Thursday, March 29, 2007

Live Review: The Besnard Lakes

March 27th, 2007

Jackpot Music Hall

Lawrence, KS

I am one lucky man. I have a flexible, decent paying job. An amazing girlfriend that loves me. A family that supports me. Great friends that to this day still think I'm cool, or interesting, or find some redeeming quality in me that keeps the friendship going.

In addition to those very, very important things, I'm also lucky that I have enough intelligence and intuition to know when I need to get my ass to the venue in time to see the band(s) I want to see.

For example, the previous night's Man Man concert started 10 minutes or less within my (re)arrival at the venue, and for this night's Besnard Lakes, I walked in about 30 seconds into the first song of the night, "Ride the Rails", and its a good thing too, because if I had missed this show, or too much more of it, I would have been seriously bummed. Not necessarily because the the Besnard Lakes are life alteringly good live, they are not quite up to that par (yet), but more because their latest album Are the Dark Horse is one of my current favorites. This album has not left my CD player for very many extended periods, and slowly but surely it is gaining new converts amongst my friends as well.

"Ride the Rails" fit the bill as an appropriate opener. In concert, without the added string players, it came off sounding more shoegaze than on the record, which is certainly not an insult. Right away I was pleased to know that, despite the stripped down sound many of the songs would have, the band was more than capable of pulling them off. I was also refreshed to hear the vocals a little more clearly than on the album, where they're often buried in the mix and caked in reverb.

The band wasted no time in pulling out "Devastation", the album's centerpiece. I was worried that they might be "blowing their load" (an expression some friends of mine and I have when a band plays their best song of the set much too early), a fear that went unfounded. Of all the songs that point to tinges of Pink Floyd and other classic rock bands, "Devastation" seems like the most obvious offender of the bunch. Again, not an insult. I was still a little surprised how much they played up to that image on this song by employing - no, I'm not kidding - a smoke machine! The band restrained themselves from going too over the top, there were no lasers or flying pigs, but still, I haven't seen this trick since Local H. Okay, that may have been an insult. Regardless of how cheesy the smoke machine was, the song actually came off less cheesy in person, and I'm actually a little disappointed that I was the only one singing along with the repeated chorus of "Devastation/(air guitar)/Devastation".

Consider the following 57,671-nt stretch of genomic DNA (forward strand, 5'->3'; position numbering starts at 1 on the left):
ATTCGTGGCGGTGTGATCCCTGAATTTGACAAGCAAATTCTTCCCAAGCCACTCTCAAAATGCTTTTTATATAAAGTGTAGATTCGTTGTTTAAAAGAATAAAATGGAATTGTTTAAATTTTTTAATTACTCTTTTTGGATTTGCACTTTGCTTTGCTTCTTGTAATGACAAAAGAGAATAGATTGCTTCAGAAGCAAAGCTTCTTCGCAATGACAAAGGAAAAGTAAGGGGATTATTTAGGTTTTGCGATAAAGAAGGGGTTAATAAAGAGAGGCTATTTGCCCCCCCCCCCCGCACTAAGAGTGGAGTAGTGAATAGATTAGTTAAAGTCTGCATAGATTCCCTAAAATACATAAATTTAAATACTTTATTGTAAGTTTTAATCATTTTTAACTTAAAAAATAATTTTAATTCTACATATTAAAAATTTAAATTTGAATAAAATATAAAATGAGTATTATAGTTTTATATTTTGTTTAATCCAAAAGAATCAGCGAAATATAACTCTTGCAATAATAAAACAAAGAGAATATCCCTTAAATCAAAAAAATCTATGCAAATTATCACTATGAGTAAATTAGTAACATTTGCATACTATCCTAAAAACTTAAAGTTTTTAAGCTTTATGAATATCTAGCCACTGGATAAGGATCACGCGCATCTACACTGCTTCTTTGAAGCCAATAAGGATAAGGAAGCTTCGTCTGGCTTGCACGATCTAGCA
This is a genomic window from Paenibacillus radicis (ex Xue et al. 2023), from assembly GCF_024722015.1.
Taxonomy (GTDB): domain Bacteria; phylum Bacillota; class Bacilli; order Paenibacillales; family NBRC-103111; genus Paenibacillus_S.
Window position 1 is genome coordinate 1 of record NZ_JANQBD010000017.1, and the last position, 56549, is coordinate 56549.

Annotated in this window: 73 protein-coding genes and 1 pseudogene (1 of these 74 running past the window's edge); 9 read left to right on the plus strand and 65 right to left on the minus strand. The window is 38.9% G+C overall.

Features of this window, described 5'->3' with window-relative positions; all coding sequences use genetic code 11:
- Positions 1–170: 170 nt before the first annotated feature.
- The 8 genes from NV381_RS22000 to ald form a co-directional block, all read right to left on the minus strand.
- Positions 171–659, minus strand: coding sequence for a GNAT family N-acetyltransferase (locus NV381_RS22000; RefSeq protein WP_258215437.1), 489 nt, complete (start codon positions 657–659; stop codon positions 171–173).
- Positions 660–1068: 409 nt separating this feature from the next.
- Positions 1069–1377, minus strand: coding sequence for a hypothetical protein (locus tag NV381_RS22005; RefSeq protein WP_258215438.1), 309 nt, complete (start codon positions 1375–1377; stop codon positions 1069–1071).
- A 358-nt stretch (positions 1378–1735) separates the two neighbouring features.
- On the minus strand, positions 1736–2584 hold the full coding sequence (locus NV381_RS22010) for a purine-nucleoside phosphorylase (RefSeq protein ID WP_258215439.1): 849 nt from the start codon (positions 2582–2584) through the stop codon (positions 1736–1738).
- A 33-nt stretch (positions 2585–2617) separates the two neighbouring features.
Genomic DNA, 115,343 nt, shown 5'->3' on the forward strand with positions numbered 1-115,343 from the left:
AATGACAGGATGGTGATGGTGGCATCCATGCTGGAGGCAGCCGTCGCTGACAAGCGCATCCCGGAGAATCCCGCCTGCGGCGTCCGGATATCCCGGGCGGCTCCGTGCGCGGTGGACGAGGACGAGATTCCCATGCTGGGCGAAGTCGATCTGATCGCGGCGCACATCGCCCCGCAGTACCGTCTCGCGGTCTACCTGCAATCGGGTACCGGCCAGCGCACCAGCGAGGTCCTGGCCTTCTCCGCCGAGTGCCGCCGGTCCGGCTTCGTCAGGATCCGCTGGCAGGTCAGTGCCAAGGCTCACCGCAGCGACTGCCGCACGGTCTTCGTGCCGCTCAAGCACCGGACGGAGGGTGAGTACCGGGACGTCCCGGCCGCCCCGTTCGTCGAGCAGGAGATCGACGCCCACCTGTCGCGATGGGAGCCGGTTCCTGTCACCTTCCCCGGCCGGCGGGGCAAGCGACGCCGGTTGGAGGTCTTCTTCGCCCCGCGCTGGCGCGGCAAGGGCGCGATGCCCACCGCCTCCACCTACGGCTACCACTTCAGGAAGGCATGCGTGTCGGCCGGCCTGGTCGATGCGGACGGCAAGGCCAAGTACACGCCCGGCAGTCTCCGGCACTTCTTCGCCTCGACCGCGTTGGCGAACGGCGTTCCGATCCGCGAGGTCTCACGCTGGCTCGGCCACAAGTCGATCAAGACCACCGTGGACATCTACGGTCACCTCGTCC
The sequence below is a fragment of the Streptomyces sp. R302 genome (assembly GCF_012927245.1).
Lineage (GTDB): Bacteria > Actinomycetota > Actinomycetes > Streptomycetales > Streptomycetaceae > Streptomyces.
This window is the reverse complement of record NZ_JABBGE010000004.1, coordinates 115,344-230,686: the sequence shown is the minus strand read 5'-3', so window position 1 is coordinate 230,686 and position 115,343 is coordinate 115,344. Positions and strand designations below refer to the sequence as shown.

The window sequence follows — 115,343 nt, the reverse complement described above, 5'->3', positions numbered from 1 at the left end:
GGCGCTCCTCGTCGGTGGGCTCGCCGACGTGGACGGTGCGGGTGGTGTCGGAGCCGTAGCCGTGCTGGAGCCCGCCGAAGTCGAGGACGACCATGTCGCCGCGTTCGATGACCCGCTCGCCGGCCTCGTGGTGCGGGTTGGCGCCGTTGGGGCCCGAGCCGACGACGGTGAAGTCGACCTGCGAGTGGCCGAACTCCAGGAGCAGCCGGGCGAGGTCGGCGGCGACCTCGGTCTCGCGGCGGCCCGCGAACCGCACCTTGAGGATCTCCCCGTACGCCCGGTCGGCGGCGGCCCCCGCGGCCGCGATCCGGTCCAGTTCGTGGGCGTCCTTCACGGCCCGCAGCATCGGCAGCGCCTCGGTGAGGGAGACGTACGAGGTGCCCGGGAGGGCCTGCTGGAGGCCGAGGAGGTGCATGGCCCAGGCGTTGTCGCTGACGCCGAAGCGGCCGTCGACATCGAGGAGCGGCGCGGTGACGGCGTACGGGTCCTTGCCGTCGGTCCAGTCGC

"For Agent 13" came next, and it is at this point I have to mention that Jace, towering frame, slightly ogre-ish mug and all, looks nothing like I imagined the person with this beautiful voice would look like. I know that sounds harsh. I know that not everyone can be hipster chic like Jonsi from Sigur Ros or Cedric from the Mars Volta, and that, most importantly, looks do not matter whatsoever. I know. But still, it was strange. Anyway, the song was fucking fantastic. The vocal harmony at the end was perfect at the end, and the song, like all of their moodier numbers, came off heavier live.

Next came "On Bedford and Grand", which the band dedicated to the night's headliners, whom Jace called "the Dirty On Purposes." Someone then asked if Jace was drunk, to which he jokingly replied that he somehow got smashed in the last minutes while trying to tell the story of why it was dedicated to the band.

After "Bedford", the band proceeded to play all of my favorite songs from the album. "Because Tonight" came first, the emotional weight of the song not lost despite the lack of strings. In addition to making slower songs rock more, they also use an E-Bow in place of strings on a couple of songs, most noticeably this one. And again, the vocals were pitch perfect. "Disaster" came next, and rocked harder and longer than I ever expected. I know, that sounds dirty (on purpose?) During this song I felt like I was at a Built to Spill show, where running length of songs and volume are not necessarily a big deal, which might sound like an insult, but its not.

Lastly, the band played "And You Lied To Me", the best song to go out on in my opinion. The song moves along at a nice pace for about 5 minutes, and sounds good enough in the process, before the devil-horns-in-the-air guitar solo hits you like a acid flashback. The band rocked this song out a few extra minutes, before going completely Sonic Youth on the crowd and hunching over amps and pedals to get a monstrously pulsating wall of feedback, which was a nice treat for a Sonic Youth obsessee like myself. When it was over, the band thanked the audience for coming out, and I left the venue with my ears ringing, my head spinning, and feeling a little loopier than I had when I entered.

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